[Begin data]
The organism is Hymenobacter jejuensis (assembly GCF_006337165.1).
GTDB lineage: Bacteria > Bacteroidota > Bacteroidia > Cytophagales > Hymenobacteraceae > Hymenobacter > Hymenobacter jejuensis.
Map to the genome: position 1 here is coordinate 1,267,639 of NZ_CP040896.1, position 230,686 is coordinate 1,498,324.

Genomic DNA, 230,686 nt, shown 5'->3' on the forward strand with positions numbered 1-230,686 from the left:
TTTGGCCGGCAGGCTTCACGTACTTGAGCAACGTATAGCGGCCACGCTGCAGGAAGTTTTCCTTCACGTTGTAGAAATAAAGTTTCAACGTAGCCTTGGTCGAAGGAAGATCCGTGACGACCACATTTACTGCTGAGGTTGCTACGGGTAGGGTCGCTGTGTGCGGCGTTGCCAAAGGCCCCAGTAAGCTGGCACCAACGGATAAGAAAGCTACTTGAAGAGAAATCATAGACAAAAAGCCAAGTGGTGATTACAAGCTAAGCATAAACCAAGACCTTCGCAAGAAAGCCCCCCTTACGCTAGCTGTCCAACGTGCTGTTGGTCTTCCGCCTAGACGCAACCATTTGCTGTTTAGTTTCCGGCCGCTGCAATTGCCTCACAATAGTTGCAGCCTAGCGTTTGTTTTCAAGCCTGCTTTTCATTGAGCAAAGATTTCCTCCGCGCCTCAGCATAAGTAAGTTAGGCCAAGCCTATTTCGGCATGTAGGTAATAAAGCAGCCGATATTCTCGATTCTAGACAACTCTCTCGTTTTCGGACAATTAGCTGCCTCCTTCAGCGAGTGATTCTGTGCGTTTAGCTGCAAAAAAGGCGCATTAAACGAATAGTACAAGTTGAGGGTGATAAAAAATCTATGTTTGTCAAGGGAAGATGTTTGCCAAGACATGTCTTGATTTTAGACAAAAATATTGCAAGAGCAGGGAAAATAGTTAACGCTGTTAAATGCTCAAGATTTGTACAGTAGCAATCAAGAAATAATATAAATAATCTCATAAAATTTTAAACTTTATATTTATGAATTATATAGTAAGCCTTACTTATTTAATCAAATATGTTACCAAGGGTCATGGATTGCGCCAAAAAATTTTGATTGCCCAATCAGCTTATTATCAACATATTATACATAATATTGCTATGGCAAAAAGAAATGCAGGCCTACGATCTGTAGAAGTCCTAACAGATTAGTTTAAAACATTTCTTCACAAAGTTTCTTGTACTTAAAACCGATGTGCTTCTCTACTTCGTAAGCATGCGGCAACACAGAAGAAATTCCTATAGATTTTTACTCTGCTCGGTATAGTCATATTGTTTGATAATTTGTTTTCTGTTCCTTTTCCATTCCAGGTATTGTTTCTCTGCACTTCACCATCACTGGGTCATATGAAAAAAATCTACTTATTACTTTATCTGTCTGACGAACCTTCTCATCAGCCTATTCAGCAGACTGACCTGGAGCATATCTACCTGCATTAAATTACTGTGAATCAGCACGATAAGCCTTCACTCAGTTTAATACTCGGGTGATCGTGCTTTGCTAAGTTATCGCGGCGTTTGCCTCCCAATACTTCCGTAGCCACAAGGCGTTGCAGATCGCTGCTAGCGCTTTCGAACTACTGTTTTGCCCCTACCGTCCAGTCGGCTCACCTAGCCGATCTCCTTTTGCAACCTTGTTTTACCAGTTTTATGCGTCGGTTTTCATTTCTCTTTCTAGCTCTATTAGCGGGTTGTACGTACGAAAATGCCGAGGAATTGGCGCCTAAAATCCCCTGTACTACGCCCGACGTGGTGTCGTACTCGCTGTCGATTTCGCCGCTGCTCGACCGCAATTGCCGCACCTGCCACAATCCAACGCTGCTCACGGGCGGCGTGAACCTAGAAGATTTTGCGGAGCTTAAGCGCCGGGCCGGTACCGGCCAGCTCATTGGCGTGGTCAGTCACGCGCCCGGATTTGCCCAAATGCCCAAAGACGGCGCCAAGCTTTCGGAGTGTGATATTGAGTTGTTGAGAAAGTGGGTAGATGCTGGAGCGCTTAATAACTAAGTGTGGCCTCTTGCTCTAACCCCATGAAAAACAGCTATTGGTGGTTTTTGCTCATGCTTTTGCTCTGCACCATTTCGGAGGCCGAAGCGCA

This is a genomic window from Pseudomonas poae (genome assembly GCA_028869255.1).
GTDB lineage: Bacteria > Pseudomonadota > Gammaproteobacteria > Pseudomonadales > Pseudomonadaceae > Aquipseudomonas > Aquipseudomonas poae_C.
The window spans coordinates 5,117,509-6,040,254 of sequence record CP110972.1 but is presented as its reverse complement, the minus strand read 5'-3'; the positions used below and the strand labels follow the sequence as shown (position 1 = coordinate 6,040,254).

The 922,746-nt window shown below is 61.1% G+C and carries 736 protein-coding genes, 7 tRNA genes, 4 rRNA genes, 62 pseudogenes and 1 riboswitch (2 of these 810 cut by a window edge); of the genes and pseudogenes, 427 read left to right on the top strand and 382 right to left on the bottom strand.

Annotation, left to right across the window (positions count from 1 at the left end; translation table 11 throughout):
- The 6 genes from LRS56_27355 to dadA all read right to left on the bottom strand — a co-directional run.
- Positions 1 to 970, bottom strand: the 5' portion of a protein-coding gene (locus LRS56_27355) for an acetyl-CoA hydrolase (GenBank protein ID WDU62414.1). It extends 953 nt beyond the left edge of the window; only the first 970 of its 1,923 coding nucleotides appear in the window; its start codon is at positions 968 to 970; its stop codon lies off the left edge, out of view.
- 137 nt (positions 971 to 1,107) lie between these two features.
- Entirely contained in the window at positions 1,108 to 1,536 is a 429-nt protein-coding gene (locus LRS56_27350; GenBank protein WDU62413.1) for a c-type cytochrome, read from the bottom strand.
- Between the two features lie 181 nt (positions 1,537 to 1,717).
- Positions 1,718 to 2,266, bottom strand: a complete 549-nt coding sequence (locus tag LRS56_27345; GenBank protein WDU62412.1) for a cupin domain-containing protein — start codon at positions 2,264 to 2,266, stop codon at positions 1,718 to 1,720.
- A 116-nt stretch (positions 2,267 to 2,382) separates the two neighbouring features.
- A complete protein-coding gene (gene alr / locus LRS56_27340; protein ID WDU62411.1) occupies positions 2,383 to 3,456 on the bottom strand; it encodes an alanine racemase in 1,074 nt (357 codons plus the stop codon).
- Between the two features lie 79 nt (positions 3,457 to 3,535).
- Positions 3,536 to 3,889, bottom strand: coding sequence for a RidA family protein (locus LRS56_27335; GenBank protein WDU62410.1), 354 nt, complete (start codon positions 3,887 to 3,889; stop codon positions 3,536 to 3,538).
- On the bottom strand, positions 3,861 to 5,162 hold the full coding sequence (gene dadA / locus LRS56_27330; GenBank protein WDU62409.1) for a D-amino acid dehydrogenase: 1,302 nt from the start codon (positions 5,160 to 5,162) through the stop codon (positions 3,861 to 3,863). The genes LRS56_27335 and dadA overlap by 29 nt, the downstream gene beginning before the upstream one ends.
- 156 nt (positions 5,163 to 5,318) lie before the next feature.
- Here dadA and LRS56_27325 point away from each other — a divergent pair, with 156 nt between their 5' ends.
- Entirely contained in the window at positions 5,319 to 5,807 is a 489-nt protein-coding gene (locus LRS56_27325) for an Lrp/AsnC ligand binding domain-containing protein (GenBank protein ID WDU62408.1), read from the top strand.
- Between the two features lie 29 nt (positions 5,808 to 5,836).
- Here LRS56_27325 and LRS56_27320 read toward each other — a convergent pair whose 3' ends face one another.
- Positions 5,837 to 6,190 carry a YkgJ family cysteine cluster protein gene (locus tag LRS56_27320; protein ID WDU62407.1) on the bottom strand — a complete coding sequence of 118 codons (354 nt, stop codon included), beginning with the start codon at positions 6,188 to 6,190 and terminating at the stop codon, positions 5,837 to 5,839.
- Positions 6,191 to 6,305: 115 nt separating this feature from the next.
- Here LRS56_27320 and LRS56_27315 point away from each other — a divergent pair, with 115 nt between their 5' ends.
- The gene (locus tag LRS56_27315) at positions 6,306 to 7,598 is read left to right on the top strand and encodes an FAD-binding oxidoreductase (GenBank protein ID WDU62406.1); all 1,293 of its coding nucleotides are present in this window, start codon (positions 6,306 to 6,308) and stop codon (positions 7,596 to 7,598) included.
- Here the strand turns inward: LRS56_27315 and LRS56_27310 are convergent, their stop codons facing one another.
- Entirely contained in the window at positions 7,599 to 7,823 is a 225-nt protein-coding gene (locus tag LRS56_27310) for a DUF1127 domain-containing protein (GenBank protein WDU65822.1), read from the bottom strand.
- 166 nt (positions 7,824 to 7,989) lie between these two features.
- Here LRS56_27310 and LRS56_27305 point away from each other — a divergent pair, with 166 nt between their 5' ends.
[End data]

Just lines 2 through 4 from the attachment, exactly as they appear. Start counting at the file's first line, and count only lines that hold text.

GTDB lineage: Bacteria > Bacteroidota > Bacteroidia > Cytophagales > Hymenobacteraceae > Hymenobacter > Hymenobacter jejuensis.
Map to the genome: position 1 here is coordinate 1,267,639 of NZ_CP040896.1, position 230,686 is coordinate 1,498,324.

Genomic DNA, 230,686 nt, shown 5'->3' on the forward strand with positions numbered 1-230,686 from the left: